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Search Engine OptimizationIf you talk to any marketer today they will probably say at one point "you need SEO".  Some of you may know what that means while many simply can't comprehend or don't want to take the time to understand.  Well I'm here to let you off the hook and say don't worry about it as much as you probably need to.

Many who work in the industry would probably disagree with me so let me explain the meaning of this topic.  But first, let's briefly describe what SEO is and what it entails.

SEO is an acronym for Search Engine Optimization.  This is the practice of optimizing your website and other things to give better results in search engine rankings.  So if you are a plumber in Seattle you want to show up on a search engine results page (SERP) if someone types in the keyword "Seattle Plumber".  (Note: keyword can mean more than one word)

In the past we used to be able to influence these results by using tricks to fool search engines.  We could put a lot of keywords on the website to match those search terms or create a lot of links from other websites to ours which is called backlinking.  There was a lot of abuse by companies manipulating these results so in 2012 Google declared war and started penalizing websites that were found doing these things.  Even today, there are still a lot of these types of companies but they are becoming fewer as the general population understands how things work today.

So what does work?  Well the reality is you can't just do a few things to get good results.  It takes a comprehensive plan from soup to nuts to get long lasting results that will improve over many years.  Using Inbound Marketing principles we can break all the necessary steps down into easy to understand tasks that make sense to someone who's not an expert.

The other aspect of Inbound Marketing is how we show our return on investment (ROI) for our efforts.  In the past we used to have ranking reports for individual keywords to show our results.  Now we don't do that anymore for a few reasons.  The first is those results are more volatle so results change more frequently and it's more difficult to maintain a position.  The second and more important reason is those results don't mean much because that's not how people find your business anymore.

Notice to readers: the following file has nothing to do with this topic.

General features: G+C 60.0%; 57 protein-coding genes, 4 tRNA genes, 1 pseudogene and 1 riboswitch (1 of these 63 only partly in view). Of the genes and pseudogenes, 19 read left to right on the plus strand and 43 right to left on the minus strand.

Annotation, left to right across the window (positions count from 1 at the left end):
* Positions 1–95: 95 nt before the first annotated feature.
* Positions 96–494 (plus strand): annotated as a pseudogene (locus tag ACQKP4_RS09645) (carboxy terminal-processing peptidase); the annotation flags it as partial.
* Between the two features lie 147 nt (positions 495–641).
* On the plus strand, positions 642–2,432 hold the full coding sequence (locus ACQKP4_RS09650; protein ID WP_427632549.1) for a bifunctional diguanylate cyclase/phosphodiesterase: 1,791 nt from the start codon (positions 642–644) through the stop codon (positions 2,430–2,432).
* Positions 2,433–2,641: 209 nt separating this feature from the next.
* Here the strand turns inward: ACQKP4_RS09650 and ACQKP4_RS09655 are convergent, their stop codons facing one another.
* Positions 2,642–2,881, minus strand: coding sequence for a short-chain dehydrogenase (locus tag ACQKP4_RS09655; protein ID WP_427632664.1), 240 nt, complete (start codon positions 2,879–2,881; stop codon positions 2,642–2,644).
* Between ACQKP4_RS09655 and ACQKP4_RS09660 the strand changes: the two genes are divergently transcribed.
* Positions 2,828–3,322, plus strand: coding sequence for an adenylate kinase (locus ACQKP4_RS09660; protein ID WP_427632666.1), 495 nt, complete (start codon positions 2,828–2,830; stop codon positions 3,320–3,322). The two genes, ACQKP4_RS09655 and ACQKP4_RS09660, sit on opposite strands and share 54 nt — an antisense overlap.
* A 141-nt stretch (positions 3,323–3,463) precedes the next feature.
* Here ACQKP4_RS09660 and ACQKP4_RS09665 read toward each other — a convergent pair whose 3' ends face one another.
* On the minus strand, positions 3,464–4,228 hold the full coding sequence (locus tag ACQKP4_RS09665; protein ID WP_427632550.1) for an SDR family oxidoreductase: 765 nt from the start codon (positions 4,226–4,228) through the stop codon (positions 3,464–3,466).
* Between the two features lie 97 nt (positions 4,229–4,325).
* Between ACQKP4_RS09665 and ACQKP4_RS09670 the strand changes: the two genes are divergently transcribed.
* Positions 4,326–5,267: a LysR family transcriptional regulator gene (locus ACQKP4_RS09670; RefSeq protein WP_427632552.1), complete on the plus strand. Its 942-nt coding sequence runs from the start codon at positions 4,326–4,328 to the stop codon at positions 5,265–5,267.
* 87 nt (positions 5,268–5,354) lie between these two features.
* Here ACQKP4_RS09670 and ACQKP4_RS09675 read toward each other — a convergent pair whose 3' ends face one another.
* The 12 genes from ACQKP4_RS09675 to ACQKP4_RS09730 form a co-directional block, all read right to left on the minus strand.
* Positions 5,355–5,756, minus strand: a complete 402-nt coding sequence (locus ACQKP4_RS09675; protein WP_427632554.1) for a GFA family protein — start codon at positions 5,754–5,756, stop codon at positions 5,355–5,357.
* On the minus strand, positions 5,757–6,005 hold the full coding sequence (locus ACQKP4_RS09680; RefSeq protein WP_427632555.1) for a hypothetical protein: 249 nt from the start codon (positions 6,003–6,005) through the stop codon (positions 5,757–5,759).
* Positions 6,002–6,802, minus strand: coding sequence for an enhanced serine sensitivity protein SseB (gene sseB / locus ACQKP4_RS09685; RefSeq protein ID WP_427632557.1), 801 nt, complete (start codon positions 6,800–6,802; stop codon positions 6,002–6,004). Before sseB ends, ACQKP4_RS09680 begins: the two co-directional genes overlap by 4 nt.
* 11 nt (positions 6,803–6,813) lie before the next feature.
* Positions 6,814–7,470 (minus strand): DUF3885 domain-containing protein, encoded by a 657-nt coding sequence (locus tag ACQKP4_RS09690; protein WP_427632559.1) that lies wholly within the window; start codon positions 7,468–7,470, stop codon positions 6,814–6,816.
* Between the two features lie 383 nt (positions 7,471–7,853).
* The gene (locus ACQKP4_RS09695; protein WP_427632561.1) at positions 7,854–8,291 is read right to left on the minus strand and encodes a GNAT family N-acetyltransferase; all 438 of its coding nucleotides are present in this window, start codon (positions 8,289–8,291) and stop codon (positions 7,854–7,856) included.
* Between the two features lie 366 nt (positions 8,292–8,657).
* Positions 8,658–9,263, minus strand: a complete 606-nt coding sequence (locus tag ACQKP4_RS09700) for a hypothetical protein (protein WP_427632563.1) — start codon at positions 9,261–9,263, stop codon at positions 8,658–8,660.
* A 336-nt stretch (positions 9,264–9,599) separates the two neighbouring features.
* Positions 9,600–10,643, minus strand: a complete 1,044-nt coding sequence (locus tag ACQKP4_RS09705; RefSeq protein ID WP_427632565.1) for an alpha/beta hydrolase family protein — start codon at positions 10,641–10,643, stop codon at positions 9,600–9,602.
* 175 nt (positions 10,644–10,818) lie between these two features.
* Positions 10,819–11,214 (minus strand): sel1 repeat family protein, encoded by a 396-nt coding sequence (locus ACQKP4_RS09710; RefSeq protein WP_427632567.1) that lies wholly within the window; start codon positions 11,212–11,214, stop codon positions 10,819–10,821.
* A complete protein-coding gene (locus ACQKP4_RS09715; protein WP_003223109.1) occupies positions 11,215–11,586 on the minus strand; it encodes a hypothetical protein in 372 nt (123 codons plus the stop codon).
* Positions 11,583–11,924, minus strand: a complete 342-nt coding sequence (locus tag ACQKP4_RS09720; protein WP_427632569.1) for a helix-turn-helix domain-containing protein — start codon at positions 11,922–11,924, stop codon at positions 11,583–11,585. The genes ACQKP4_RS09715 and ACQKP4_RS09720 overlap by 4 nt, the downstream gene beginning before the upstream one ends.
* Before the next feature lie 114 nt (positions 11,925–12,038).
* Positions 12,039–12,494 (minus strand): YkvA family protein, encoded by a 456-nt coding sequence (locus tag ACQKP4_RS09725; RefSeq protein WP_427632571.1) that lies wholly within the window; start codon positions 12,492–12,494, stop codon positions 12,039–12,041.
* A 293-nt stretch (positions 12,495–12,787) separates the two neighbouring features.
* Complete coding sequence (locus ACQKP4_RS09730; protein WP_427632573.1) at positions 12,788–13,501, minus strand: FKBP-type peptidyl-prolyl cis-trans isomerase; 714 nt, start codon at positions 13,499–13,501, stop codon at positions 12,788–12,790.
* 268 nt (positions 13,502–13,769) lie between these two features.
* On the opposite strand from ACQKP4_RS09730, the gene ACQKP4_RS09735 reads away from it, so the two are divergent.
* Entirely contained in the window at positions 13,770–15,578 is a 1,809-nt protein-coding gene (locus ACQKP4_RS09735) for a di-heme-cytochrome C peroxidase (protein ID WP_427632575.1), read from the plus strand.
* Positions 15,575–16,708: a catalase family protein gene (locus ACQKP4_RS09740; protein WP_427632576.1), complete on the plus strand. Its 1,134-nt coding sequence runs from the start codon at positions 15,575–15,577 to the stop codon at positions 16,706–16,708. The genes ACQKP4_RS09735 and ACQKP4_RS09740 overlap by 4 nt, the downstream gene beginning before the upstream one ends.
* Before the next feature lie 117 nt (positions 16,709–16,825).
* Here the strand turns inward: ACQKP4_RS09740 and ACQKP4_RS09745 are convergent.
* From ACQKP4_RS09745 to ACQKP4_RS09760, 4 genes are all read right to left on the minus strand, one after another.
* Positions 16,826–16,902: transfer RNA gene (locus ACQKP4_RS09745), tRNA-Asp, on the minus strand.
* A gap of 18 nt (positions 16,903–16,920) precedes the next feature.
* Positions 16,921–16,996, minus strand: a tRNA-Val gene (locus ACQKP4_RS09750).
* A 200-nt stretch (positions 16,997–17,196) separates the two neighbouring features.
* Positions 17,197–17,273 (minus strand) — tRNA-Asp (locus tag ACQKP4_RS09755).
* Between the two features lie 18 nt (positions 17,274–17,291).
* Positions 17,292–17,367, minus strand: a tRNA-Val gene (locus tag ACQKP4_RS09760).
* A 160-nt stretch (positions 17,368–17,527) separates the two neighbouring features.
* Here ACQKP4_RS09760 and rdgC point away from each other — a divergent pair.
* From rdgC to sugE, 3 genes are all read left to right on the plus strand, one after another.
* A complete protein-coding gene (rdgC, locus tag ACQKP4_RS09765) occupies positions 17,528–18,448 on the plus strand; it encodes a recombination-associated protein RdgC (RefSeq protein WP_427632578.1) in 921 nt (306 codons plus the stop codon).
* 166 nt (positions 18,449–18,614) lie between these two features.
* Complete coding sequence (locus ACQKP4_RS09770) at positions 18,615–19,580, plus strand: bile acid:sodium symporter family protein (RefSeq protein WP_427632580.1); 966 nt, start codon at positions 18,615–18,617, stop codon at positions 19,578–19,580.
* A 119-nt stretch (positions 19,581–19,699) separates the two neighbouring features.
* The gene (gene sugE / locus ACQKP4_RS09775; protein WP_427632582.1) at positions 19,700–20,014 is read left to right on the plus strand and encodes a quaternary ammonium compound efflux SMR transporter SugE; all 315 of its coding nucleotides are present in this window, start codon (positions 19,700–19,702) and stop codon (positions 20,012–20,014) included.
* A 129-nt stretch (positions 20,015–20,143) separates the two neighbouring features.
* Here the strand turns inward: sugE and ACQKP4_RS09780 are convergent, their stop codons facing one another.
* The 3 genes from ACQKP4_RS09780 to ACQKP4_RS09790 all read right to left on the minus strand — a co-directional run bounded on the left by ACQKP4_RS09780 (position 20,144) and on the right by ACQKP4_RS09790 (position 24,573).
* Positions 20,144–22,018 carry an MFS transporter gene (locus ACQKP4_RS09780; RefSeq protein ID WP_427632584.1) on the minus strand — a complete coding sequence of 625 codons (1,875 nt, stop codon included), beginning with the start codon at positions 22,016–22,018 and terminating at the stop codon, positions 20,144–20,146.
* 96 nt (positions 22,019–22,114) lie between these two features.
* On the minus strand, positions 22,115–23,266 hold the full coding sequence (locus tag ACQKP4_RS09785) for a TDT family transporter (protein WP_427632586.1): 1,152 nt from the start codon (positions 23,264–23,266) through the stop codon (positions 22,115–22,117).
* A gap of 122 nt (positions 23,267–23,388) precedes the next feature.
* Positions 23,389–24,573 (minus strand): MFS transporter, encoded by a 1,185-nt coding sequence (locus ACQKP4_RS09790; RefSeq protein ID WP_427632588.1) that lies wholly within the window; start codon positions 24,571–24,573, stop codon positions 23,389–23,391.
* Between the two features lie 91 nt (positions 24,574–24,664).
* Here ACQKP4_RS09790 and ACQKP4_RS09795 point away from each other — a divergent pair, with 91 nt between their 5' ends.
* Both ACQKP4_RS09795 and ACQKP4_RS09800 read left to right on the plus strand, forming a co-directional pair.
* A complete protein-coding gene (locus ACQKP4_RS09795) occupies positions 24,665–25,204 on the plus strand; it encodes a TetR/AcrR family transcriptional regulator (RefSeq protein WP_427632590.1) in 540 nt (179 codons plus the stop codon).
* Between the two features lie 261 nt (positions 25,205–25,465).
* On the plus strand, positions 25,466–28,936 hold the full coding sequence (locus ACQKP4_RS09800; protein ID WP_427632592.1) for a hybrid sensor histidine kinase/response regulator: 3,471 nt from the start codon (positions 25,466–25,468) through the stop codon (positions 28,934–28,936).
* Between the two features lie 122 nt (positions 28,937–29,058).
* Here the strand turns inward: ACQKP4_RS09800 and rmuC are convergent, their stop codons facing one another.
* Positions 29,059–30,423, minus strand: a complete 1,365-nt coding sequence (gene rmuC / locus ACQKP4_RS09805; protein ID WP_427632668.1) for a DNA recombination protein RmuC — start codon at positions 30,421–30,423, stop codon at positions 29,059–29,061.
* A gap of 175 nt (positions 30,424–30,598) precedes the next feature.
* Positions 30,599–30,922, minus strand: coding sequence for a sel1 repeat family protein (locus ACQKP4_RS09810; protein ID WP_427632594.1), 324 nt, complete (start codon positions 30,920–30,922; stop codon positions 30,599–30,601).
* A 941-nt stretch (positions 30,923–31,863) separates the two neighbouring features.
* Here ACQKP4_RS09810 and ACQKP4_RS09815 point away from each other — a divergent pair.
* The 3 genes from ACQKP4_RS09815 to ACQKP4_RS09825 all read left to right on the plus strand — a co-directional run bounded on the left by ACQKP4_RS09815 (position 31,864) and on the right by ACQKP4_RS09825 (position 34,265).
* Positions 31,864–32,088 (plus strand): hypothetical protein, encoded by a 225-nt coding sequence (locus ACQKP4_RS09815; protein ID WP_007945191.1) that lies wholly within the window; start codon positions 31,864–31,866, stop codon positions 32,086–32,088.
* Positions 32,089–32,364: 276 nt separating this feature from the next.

People like you and me want to control their own search results.  If a website comes up frequently for Seattle Plumber we may go to the website but instead may have more detailed keywords.  We might want to find a plumber who knows how to fix a kitchen sink.  So we search for "fixing a kitchen sink Seattle".  This is called long tail keywords because there are many words not just 2 or 3.  To show up for these types of searches we create articles or posts about these kinds of topics.  We get our posts shared through social media to amplify our reach.  Those readers visit our site via search results via "Organic SEO".

Now that we know how to get traffic to our website with Organic SEO let's look at typical reports that show all of our traffic to our website.  Here's an example of a client report that shows the number of visits and where they are coming from:

SEO Report


As you can see.  Less that 25% of all traffic is coming from organic SEO.  This is pretty typical across the board and I've rarely seen much over 30%.

So if you are planning your marketing budget how much should you put toward SEO?  If it were me I'd put 25% so that I can cover the other aspects of how visitors are coming to the website. Here's what those are:

  • Referrals - Links on other websites that users are clinking on (backlinks)
  • Social Media - Links on Facebook, Twitter, LinkedIn, Google+, and other channels that are a good fit for your business
  • Email Marketing- You send emails with links back to your website
  • Paid Search - Pay Per Click advertising.  You put ads on search engine results pages that you pay when someone clicks on them
  • Direct Traffic - Manually driving traffic to your website 

If your efforts are balanced you'll get a much better ROI because these methods work together and compound on each other.  This happens when you run campaigns and tie everything into one offer.

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(I recently was contacted by another individual who liked this post and wrote an expansion on this topic for strategy. You might find this very helpful and interesting https://www.linkedin.com/pulse/im-ranking-1-google-now-what-tom-uhlhorn)

Topics: SEO

Tony Sova

Written by Tony Sova

Owner of Softwired, a web design, SEO, and Inbound Marketing firm.